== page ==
Power, narcissism and character
The old saying “power corrupts; absolute power corrupts absolutely,” coined by the 19th-century British politician Lord Acton means that as a person’s power increases, their moral sense diminishes. In fact, power seems to induce us to lose the valuable skills that helped people gain power to begin with. But why is that? Dacher Keltner writes about the absurdity of power in his popular book, The Power Paradox: How We Gain and Lose Influence. A psychology professor at UC Berkeley, Keltner says, “Power, the feeling of influence of others, shuts down the empathy regions of the brain, thereby unleashing our more selfish tendencies, quickly followed by all kinds of nasty behaviors.” Remember the infamous 1971 Stanford Prison Experiment, which had to be terminated when one group of students arbitrarily assigned to serve as “prison guards” over another group began to abuse their wards?
From nice to mean
Research has shown that powerful people act recklessly and grab more than their fair share, which runs contrary to what true power is all about – empathy, modesty and helping others. We can see this everywhere today, from lying, bullying and unethical behavior to racial and sexual violence. It’s become flagrant and outrageous and perhaps even expected. Take a close look at today’s powerful people in politics and business, for example. When asked what former CEOs miss the most after retiring, the majority responded, “it’s the sucking up to me,” according to Keltner.
It’s human nature to gravitate to people in power and pay little attention to individuals with little or no power. It’s the people in power who garner the headlines, whether they be actors, pop stars, influencers, celebrities or professional athletes. Even former President Clinton is said to have complained that people don’t let him win at golf anymore. The vast majority of them seem to struggle to find the limelight again once attention has focused elsewhere. But this seduction of power is something that we, for the most part, witness from afar. Where it gets up close and personal for most of us is narcissism.
Narcissism on the rise
“Research has found that narcissism inversely correlates to empathy. The higher the score on the scale of narcissism, the lower the empathy exhibited.” And narcissism is on the rise, according to Psychological studies in behavioral trends. “Approximately 70 percent of students today score higher on narcissist scales than 30 years ago.” Again, horrible and frightening statistics. Perhaps one of the most striking traits of narcissists is a fundamental lack of empathy, according to Dr. Les Carter. In his book, “Enough of You, Let’s Talk About Me,” Carter says narcissistic individuals “do not consider the pain they inflict on others; nor do they give any credence to others’ perceptions.” Put simply, they lack what used to be called “character!”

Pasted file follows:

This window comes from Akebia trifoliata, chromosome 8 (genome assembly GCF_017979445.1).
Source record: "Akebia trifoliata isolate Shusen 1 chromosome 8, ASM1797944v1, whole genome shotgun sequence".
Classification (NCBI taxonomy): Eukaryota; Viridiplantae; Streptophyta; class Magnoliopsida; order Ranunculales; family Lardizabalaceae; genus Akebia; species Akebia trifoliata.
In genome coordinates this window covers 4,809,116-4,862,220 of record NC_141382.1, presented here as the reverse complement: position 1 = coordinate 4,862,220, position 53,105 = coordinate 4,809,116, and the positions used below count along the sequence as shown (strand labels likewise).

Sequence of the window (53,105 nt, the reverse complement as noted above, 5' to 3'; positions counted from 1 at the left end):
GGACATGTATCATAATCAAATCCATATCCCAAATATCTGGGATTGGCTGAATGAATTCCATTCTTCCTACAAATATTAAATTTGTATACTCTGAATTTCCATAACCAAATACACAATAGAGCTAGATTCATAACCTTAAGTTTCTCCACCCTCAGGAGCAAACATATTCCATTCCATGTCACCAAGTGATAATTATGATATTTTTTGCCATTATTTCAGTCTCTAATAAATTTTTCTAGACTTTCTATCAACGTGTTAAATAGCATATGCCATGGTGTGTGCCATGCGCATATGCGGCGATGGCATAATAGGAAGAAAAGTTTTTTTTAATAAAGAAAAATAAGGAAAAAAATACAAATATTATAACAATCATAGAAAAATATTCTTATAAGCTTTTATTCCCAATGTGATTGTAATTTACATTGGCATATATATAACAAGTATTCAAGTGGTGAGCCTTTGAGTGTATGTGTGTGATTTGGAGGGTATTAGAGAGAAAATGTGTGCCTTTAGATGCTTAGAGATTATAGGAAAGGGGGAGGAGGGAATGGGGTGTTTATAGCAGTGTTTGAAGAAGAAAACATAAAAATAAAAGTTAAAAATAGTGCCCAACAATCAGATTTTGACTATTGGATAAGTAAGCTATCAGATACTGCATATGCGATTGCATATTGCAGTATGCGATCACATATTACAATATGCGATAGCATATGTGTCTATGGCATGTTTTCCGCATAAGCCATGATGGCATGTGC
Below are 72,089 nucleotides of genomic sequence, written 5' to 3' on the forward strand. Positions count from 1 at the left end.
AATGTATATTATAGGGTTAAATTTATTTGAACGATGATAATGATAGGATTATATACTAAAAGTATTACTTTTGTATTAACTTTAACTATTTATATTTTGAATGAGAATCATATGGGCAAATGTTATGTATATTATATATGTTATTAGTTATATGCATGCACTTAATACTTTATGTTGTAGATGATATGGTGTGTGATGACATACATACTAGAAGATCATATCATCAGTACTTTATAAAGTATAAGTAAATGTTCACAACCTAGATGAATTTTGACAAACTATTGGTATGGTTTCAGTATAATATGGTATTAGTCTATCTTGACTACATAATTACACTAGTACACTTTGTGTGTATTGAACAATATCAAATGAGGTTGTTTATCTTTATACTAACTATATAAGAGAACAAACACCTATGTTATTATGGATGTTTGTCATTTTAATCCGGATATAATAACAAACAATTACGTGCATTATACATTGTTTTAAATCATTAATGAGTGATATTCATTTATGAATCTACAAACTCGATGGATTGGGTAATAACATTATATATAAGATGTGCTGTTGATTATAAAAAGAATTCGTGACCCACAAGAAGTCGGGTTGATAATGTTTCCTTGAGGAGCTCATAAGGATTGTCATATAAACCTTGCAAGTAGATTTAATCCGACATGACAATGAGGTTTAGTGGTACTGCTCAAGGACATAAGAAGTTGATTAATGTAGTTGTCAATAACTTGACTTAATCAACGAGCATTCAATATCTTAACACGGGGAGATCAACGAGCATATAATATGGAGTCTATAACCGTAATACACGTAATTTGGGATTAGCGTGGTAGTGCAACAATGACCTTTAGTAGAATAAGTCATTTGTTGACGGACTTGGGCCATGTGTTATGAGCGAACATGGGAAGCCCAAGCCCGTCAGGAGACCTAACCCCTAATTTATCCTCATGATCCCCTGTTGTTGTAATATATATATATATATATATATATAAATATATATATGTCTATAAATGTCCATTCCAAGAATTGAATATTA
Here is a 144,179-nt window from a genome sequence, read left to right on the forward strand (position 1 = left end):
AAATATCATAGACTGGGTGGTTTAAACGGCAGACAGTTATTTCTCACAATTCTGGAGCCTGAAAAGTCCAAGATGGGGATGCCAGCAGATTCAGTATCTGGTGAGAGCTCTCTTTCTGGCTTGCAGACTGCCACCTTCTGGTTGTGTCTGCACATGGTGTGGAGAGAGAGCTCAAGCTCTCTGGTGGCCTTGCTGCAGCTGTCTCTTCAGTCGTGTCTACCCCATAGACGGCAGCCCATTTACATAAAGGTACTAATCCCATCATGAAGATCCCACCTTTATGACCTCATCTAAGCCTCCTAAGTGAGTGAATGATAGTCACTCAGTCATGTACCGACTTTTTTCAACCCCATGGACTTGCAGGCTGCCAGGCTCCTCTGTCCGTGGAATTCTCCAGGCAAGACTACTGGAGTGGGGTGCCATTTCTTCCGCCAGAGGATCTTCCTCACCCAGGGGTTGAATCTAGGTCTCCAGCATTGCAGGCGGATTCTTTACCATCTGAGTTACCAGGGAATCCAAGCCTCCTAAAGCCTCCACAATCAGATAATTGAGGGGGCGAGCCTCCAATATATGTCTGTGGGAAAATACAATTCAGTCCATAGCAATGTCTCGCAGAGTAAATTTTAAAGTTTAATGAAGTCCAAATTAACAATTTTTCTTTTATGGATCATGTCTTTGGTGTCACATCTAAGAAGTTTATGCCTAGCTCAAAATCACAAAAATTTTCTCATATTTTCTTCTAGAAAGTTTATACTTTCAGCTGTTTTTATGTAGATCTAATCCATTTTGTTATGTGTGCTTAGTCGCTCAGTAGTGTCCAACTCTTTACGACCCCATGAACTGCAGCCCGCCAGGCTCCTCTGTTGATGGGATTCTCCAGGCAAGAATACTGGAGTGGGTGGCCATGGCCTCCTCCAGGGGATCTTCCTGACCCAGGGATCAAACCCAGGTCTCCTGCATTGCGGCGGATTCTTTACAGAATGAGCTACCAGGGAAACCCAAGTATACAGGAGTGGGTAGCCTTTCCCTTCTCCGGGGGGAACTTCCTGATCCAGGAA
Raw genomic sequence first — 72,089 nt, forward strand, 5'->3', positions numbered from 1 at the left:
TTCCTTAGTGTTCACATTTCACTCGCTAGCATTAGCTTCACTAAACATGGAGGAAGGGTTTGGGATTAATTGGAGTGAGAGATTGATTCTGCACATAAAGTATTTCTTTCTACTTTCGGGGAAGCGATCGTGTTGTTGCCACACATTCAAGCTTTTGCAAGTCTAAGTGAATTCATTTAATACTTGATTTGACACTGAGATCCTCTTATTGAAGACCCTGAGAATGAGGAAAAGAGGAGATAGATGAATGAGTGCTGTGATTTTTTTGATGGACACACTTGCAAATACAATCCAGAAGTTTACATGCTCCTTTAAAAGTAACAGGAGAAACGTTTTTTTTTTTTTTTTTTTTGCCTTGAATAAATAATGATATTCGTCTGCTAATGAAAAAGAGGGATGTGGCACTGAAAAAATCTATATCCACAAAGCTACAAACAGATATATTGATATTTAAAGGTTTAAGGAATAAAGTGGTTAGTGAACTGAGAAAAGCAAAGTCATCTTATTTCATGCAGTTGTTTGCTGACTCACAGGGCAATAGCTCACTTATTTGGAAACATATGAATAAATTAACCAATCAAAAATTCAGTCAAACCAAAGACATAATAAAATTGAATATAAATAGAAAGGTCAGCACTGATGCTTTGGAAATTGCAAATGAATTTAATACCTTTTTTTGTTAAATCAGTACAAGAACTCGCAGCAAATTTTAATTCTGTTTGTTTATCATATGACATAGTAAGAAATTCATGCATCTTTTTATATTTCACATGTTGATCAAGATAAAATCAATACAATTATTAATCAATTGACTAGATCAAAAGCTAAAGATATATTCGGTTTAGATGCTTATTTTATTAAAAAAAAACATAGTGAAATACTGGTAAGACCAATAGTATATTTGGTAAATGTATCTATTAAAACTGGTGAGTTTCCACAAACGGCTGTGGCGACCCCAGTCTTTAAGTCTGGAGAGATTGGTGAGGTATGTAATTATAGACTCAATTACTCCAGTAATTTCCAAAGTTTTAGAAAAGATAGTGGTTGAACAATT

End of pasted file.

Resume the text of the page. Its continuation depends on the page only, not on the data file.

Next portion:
What is character?
Our modern term comes from the Greek kharakter for “engraved mark, symbol or imprint on the soul” and “instrument for marking.” Among the numerous definitions I found, I think this one sums it up best: “Character manifests itself as the autonomy to make ethical decisions always on behalf of the greater good and the discipline to abide by that standard.” Many factors influence the development of character. Our character starts to get molded from birth onward. It’s shaped by our parents, education, religion and even life-changing events. Probably the single greatest influence though is the one we have the most power over – how we respond to circumstances! For example, a person’s character can be shaped by the need to become a leader during a crisis, which offers a great test of a person’s mental and physical abilities.
Self-sacrifice yields to self-realization
Cultural historian Warren Sussman, who has researched the rise and fall of the concept of character, says that from the 17th through the 19th centuries, character was “the most priceless thing a person could attain.” But with the advent of mass-produced consumer goods and greater leisure time in the 20th century, people began to define themselves less through virtue and more though personality. People focused on material possessions, fashion and other means of expressing themselves. Moral imperatives took a backseat to personal fulfillment and self-actualization, and “the vision of self-sacrifice began to yield to that of self-realization, marking a shift from achievement to performance. Concepts like citizenship, duty, honor, morals and manhood/womanhood were replaced by terms like stunning, fascinating, dominant, forceful, attractive and viral. But clearly, personality and character are two completely different things!
Whatever happened to character?
Have schools and parents stopped teaching and emphasizing character? Do people today only care about and appreciate their social media profiles? And if so, where are we headed? Having “character” is what makes a good person and later in life, a good leader. I’m reminded of a saying attributed to Abraham Lincoln: “Nearly all men can stand adversity, but if you want to test a man’s character, give him power.” Anyone can do the right thing when people are watching. People with true character do the right thing when no one is watching. My father always told me to be nice to people you meet on your way up because you may well meet them again on your way down. Our character is our legacy. What will be yours? And what will be your children’s?